A variable rate agreement, as distinguished from a fixed rate agreement, calls for an interest rate that may fluctuate over the life of the loan. The rate is often tied to an index that reflects changes in market rates of interest. A fluctuation in the rate causes changes in either the payments or the length of the loan term. Limits are often placed on the degree to which the interest rate or the payments can vary.
Cash kept on hand in a depository institution's vault to meet day-to-day business needs, such as cashing checks for customers; can be counted as a portion of the institution's required reserves.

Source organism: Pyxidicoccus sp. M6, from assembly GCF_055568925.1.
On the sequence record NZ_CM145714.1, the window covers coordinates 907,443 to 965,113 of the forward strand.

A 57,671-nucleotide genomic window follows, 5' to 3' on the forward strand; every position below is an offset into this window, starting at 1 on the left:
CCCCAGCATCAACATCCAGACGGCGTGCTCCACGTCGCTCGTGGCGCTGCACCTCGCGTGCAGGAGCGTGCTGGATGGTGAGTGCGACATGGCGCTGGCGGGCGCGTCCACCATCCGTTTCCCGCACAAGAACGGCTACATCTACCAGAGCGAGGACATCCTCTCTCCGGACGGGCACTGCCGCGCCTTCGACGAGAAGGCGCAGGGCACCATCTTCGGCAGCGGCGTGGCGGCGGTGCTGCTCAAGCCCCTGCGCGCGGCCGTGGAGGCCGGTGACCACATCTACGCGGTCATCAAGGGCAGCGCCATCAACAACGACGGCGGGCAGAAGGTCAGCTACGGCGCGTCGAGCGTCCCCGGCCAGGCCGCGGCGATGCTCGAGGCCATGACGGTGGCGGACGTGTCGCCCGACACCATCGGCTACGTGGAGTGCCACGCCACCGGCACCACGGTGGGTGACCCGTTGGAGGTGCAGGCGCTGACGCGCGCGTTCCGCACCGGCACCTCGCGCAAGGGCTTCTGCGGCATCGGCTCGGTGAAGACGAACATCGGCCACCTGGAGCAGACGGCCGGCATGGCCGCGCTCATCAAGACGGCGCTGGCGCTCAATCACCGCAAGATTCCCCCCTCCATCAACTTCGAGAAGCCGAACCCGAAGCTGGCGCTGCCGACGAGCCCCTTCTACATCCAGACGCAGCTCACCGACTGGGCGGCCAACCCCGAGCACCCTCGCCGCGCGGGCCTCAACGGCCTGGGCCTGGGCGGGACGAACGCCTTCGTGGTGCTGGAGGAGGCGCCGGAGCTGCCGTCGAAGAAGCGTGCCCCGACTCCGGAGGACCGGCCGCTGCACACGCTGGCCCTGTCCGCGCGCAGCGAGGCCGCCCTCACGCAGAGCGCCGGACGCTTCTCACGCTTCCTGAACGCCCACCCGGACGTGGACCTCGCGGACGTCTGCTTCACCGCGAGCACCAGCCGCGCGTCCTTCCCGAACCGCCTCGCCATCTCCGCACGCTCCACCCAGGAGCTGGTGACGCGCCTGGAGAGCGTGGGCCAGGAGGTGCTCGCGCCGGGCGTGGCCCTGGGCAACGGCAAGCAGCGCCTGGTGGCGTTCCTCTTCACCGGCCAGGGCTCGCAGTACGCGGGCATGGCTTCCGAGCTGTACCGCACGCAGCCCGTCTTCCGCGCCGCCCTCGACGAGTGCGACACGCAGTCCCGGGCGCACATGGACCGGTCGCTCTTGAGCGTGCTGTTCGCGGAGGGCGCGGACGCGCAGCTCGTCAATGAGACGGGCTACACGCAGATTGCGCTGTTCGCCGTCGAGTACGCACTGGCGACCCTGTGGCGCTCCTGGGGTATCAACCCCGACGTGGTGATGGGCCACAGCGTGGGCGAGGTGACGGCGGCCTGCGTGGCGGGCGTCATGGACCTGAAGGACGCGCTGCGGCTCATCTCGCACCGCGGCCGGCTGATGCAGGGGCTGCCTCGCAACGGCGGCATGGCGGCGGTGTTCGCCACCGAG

The rate at which money balances turn over in a period for expenditures on goods and services (often measured as the ratio of GNP--gross national product-- to the money stock). A larger velocity means that a given quantity of money is associated with a greater dollar volume of transactions.